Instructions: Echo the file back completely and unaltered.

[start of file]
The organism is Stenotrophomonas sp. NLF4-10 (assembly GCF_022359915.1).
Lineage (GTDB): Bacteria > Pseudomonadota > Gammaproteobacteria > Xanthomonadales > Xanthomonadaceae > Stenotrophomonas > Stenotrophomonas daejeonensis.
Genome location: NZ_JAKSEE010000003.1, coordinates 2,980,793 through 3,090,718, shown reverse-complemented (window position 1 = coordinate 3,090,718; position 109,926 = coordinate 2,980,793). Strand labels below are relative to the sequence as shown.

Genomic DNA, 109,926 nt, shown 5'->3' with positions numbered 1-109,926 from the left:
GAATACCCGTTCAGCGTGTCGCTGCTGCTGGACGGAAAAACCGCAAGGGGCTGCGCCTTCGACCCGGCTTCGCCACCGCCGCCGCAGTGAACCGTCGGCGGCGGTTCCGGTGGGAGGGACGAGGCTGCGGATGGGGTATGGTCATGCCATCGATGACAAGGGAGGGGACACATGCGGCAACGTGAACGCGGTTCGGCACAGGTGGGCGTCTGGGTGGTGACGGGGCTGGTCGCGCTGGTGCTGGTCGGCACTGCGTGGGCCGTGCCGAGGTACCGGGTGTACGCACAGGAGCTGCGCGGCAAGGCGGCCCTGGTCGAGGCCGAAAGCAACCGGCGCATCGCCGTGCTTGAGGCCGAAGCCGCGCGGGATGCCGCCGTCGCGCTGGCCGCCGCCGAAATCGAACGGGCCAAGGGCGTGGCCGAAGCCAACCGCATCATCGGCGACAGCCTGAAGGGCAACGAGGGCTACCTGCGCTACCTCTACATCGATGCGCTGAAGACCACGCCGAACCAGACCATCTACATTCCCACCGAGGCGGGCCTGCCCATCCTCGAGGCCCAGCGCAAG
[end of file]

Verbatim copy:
The organism is Stenotrophomonas sp. NLF4-10 (assembly GCF_022359915.1).
Lineage (GTDB): Bacteria > Pseudomonadota > Gammaproteobacteria > Xanthomonadales > Xanthomonadaceae > Stenotrophomonas > Stenotrophomonas daejeonensis.
Genome location: NZ_JAKSEE010000003.1, coordinates 2,980,793 through 3,090,718, shown reverse-complemented (window position 1 = coordinate 3,090,718; position 109,926 = coordinate 2,980,793). Strand labels below are relative to the sequence as shown.

Genomic DNA, 109,926 nt, shown 5'->3' with positions numbered 1-109,926 from the left:
GAATACCCGTTCAGCGTGTCGCTGCTGCTGGACGGAAAAACCGCAAGGGGCTGCGCCTTCGACCCGGCTTCGCCACCGCCGCCGCAGTGAACCGTCGGCGGCGGTTCCGGTGGGAGGGACGAGGCTGCGGATGGGGTATGGTCATGCCATCGATGACAAGGGAGGGGACACATGCGGCAACGTGAACGCGGTTCGGCACAGGTGGGCGTCTGGGTGGTGACGGGGCTGGTCGCGCTGGTGCTGGTCGGCACTGCGTGGGCCGTGCCGAGGTACCGGGTGTACGCACAGGAGCTGCGCGGCAAGGCGGCCCTGGTCGAGGCCGAAAGCAACCGGCGCATCGCCGTGCTTGAGGCCGAAGCCGCGCGGGATGCCGCCGTCGCGCTGGCCGCCGCCGAAATCGAACGGGCCAAGGGCGTGGCCGAAGCCAACCGCATCATCGGCGACAGCCTGAAGGGCAACGAGGGCTACCTGCGCTACCTCTACATCGATGCGCTGAAGACCACGCCGAACCAGACCATCTACATTCCCACCGAGGCGGGCCTGCCCATCCTCGAGGCCCAGCGCAAG